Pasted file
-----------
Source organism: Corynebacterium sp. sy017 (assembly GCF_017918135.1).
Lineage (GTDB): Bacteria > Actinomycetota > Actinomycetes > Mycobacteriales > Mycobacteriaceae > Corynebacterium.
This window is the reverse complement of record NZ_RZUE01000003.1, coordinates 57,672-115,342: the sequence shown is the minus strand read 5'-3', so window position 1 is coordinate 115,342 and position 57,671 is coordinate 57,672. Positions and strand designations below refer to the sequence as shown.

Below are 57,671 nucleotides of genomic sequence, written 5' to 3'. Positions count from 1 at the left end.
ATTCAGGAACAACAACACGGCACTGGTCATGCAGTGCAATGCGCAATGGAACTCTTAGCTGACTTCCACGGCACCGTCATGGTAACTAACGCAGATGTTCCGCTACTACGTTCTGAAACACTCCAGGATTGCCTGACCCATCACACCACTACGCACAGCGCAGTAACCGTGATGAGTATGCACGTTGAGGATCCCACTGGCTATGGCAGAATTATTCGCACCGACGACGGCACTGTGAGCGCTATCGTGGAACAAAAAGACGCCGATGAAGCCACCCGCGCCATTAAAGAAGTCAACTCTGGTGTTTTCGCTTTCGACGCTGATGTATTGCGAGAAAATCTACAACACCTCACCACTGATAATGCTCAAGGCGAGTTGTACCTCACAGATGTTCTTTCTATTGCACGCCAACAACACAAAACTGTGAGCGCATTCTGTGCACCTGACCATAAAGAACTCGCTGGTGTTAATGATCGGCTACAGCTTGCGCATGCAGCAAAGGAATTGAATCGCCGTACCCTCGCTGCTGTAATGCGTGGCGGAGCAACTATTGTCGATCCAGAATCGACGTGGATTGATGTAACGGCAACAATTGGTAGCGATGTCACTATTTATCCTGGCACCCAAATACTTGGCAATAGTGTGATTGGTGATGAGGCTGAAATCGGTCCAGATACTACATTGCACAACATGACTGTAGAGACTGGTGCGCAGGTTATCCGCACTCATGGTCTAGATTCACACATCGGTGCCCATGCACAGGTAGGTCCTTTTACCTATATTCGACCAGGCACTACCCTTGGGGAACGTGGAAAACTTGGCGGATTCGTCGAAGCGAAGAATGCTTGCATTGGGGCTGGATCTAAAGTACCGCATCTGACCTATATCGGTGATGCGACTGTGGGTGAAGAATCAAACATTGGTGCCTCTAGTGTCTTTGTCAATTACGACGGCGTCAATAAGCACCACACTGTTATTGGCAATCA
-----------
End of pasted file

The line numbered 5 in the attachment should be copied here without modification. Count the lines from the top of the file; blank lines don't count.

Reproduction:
ATTCAGGAACAACAACACGGCACTGGTCATGCAGTGCAATGCGCAATGGAACTCTTAGCTGACTTCCACGGCACCGTCATGGTAACTAACGCAGATGTTCCGCTACTACGTTCTGAAACACTCCAGGATTGCCTGACCCATCACACCACTACGCACAGCGCAGTAACCGTGATGAGTATGCACGTTGAGGATCCCACTGGCTATGGCAGAATTATTCGCACCGACGACGGCACTGTGAGCGCTATCGTGGAACAAAAAGACGCCGATGAAGCCACCCGCGCCATTAAAGAAGTCAACTCTGGTGTTTTCGCTTTCGACGCTGATGTATTGCGAGAAAATCTACAACACCTCACCACTGATAATGCTCAAGGCGAGTTGTACCTCACAGATGTTCTTTCTATTGCACGCCAACAACACAAAACTGTGAGCGCATTCTGTGCACCTGACCATAAAGAACTCGCTGGTGTTAATGATCGGCTACAGCTTGCGCATGCAGCAAAGGAATTGAATCGCCGTACCCTCGCTGCTGTAATGCGTGGCGGAGCAACTATTGTCGATCCAGAATCGACGTGGATTGATGTAACGGCAACAATTGGTAGCGATGTCACTATTTATCCTGGCACCCAAATACTTGGCAATAGTGTGATTGGTGATGAGGCTGAAATCGGTCCAGATACTACATTGCACAACATGACTGTAGAGACTGGTGCGCAGGTTATCCGCACTCATGGTCTAGATTCACACATCGGTGCCCATGCACAGGTAGGTCCTTTTACCTATATTCGACCAGGCACTACCCTTGGGGAACGTGGAAAACTTGGCGGATTCGTCGAAGCGAAGAATGCTTGCATTGGGGCTGGATCTAAAGTACCGCATCTGACCTATATCGGTGATGCGACTGTGGGTGAAGAATCAAACATTGGTGCCTCTAGTGTCTTTGTCAATTACGACGGCGTCAATAAGCACCACACTGTTATTGGCAATCA